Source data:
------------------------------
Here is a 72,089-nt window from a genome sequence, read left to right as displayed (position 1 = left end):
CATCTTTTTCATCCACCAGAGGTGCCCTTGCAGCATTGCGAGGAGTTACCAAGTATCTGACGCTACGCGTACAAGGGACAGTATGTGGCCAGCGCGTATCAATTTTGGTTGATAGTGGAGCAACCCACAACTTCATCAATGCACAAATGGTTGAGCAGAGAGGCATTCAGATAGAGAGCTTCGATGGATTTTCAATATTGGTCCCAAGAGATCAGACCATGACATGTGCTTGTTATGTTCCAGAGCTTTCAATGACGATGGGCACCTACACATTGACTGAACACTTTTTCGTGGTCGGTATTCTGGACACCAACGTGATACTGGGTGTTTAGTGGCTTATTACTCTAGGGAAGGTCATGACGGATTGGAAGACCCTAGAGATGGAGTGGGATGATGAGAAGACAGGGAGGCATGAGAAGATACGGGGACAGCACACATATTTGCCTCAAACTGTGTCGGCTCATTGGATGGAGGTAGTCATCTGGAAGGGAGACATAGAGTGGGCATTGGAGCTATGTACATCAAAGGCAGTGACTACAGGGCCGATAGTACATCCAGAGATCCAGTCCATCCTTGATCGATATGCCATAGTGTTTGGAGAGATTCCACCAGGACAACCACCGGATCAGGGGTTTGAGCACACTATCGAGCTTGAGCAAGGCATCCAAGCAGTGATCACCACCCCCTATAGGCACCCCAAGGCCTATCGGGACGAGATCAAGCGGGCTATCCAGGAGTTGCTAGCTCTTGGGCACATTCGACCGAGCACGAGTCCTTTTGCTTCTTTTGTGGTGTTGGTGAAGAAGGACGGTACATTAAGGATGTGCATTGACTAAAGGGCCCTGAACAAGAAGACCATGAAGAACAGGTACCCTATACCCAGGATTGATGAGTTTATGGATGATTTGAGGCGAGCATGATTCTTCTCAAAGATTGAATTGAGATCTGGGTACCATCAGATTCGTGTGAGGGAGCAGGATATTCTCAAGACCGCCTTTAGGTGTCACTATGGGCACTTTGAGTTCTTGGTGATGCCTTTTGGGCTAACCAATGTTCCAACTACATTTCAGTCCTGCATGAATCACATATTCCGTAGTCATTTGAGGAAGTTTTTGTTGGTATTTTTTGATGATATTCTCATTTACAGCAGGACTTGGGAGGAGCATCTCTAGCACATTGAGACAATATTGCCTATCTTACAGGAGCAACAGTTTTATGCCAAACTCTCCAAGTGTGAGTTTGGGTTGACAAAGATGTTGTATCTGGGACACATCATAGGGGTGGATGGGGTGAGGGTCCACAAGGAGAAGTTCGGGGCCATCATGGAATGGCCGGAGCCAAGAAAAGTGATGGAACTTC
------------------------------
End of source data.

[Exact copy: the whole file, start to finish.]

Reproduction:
Here is a 72,089-nt window from a genome sequence, read left to right as displayed (position 1 = left end):
CATCTTTTTCATCCACCAGAGGTGCCCTTGCAGCATTGCGAGGAGTTACCAAGTATCTGACGCTACGCGTACAAGGGACAGTATGTGGCCAGCGCGTATCAATTTTGGTTGATAGTGGAGCAACCCACAACTTCATCAATGCACAAATGGTTGAGCAGAGAGGCATTCAGATAGAGAGCTTCGATGGATTTTCAATATTGGTCCCAAGAGATCAGACCATGACATGTGCTTGTTATGTTCCAGAGCTTTCAATGACGATGGGCACCTACACATTGACTGAACACTTTTTCGTGGTCGGTATTCTGGACACCAACGTGATACTGGGTGTTTAGTGGCTTATTACTCTAGGGAAGGTCATGACGGATTGGAAGACCCTAGAGATGGAGTGGGATGATGAGAAGACAGGGAGGCATGAGAAGATACGGGGACAGCACACATATTTGCCTCAAACTGTGTCGGCTCATTGGATGGAGGTAGTCATCTGGAAGGGAGACATAGAGTGGGCATTGGAGCTATGTACATCAAAGGCAGTGACTACAGGGCCGATAGTACATCCAGAGATCCAGTCCATCCTTGATCGATATGCCATAGTGTTTGGAGAGATTCCACCAGGACAACCACCGGATCAGGGGTTTGAGCACACTATCGAGCTTGAGCAAGGCATCCAAGCAGTGATCACCACCCCCTATAGGCACCCCAAGGCCTATCGGGACGAGATCAAGCGGGCTATCCAGGAGTTGCTAGCTCTTGGGCACATTCGACCGAGCACGAGTCCTTTTGCTTCTTTTGTGGTGTTGGTGAAGAAGGACGGTACATTAAGGATGTGCATTGACTAAAGGGCCCTGAACAAGAAGACCATGAAGAACAGGTACCCTATACCCAGGATTGATGAGTTTATGGATGATTTGAGGCGAGCATGATTCTTCTCAAAGATTGAATTGAGATCTGGGTACCATCAGATTCGTGTGAGGGAGCAGGATATTCTCAAGACCGCCTTTAGGTGTCACTATGGGCACTTTGAGTTCTTGGTGATGCCTTTTGGGCTAACCAATGTTCCAACTACATTTCAGTCCTGCATGAATCACATATTCCGTAGTCATTTGAGGAAGTTTTTGTTGGTATTTTTTGATGATATTCTCATTTACAGCAGGACTTGGGAGGAGCATCTCTAGCACATTGAGACAATATTGCCTATCTTACAGGAGCAACAGTTTTATGCCAAACTCTCCAAGTGTGAGTTTGGGTTGACAAAGATGTTGTATCTGGGACACATCATAGGGGTGGATGGGGTGAGGGTCCACAAGGAGAAGTTCGGGGCCATCATGGAATGGCCGGAGCCAAGAAAAGTGATGGAACTTC